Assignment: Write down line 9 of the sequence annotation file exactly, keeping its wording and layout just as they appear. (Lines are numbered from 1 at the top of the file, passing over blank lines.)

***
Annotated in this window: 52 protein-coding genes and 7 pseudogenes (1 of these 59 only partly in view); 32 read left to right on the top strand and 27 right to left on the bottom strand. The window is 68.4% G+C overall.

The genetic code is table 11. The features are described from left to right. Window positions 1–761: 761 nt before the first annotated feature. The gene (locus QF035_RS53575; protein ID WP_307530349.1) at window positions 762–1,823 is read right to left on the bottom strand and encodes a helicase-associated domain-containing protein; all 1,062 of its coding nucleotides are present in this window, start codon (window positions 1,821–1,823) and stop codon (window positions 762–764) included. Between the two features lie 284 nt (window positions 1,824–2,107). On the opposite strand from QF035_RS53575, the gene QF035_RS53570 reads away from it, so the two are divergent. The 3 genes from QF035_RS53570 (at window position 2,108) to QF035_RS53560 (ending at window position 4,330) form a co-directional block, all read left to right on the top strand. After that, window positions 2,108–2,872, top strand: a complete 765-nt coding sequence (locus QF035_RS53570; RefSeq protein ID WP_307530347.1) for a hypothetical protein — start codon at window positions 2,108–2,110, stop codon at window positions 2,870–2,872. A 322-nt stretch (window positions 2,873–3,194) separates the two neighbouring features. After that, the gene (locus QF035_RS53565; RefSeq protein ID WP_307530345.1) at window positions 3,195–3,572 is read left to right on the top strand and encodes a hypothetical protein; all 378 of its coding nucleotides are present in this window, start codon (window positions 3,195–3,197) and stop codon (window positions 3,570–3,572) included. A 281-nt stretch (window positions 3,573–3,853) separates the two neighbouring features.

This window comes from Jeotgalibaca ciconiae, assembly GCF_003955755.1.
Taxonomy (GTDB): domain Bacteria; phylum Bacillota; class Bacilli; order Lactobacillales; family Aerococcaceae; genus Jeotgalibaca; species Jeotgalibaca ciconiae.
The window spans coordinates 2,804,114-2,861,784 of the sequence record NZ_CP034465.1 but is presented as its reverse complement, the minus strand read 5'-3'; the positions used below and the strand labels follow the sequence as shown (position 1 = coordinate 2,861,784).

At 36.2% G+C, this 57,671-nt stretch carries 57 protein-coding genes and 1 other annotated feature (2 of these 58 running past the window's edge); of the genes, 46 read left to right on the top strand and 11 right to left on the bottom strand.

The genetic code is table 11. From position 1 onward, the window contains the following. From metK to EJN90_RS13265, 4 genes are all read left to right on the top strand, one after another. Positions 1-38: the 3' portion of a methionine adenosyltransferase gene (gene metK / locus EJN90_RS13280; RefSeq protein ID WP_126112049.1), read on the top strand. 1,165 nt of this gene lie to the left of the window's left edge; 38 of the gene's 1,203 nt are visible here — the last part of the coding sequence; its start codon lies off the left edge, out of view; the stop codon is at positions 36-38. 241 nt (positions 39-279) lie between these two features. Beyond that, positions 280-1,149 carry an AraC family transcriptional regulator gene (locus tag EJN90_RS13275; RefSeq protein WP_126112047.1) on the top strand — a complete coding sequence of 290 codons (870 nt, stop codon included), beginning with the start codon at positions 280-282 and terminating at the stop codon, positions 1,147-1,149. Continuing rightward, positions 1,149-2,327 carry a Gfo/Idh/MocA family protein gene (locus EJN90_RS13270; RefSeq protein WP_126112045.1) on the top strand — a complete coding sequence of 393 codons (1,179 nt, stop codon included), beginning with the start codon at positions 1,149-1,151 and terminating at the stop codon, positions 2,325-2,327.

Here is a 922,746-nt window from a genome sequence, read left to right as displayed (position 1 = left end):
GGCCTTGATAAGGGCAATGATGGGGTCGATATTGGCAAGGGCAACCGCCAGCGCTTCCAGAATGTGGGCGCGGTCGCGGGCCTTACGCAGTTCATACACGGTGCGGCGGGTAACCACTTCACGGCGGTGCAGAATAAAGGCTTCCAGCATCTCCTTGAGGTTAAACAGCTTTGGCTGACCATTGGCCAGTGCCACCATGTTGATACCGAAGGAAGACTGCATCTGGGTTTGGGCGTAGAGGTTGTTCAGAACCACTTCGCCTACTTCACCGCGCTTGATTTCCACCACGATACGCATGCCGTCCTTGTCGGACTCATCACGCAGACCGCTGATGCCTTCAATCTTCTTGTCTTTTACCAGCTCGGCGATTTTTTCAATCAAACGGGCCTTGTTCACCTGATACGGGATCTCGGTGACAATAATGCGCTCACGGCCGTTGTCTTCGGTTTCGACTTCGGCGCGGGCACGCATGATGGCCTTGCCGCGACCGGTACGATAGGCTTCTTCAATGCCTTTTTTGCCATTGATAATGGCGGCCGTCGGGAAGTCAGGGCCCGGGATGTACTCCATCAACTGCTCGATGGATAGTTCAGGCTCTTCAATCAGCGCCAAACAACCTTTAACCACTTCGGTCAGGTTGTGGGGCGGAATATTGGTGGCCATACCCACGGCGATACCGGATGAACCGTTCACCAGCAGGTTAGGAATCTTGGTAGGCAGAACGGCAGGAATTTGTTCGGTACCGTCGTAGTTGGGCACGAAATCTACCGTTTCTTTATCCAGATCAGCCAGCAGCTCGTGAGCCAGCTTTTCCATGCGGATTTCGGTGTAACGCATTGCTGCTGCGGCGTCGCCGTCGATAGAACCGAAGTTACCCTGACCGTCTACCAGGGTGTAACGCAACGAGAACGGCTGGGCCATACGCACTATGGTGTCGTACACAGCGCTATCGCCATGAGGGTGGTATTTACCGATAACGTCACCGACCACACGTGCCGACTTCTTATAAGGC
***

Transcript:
GGCCTTGATAAGGGCAATGATGGGGTCGATATTGGCAAGGGCAACCGCCAGCGCTTCCAGAATGTGGGCGCGGTCGCGGGCCTTACGCAGTTCATACACGGTGCGGCGGGTAACCACTTCACGGCGGTGCAGAATAAAGGCTTCCAGCATCTCCTTGAGGTTAAACAGCTTTGGCTGACCATTGGCCAGTGCCACCATGTTGATACCGAAGGAAGACTGCATCTGGGTTTGGGCGTAGAGGTTGTTCAGAACCACTTCGCCTACTTCACCGCGCTTGATTTCCACCACGATACGCATGCCGTCCTTGTCGGACTCATCACGCAGACCGCTGATGCCTTCAATCTTCTTGTCTTTTACCAGCTCGGCGATTTTTTCAATCAAACGGGCCTTGTTCACCTGATACGGGATCTCGGTGACAATAATGCGCTCACGGCCGTTGTCTTCGGTTTCGACTTCGGCGCGGGCACGCATGATGGCCTTGCCGCGACCGGTACGATAGGCTTCTTCAATGCCTTTTTTGCCATTGATAATGGCGGCCGTCGGGAAGTCAGGGCCCGGGATGTACTCCATCAACTGCTCGATGGATAGTTCAGGCTCTTCAATCAGCGCCAAACAACCTTTAACCACTTCGGTCAGGTTGTGGGGCGGAATATTGGTGGCCATACCCACGGCGATACCGGATGAACCGTTCACCAGCAGGTTAGGAATCTTGGTAGGCAGAACGGCAGGAATTTGTTCGGTACCGTCGTAGTTGGGCACGAAATCTACCGTTTCTTTATCCAGATCAGCCAGCAGCTCGTGAGCCAGCTTTTCCATGCGGATTTCGGTGTAACGCATTGCTGCTGCGGCGTCGCCGTCGATAGAACCGAAGTTACCCTGACCGTCTACCAGGGTGTAACGCAACGAGAACGGCTGGGCCATACGCACTATGGTGTCGTACACAGCGCTATCGCCATGAGGGTGGTATTTACCGATAACGTCACCGACCACACGTGCCGACTTCTTATAAGGC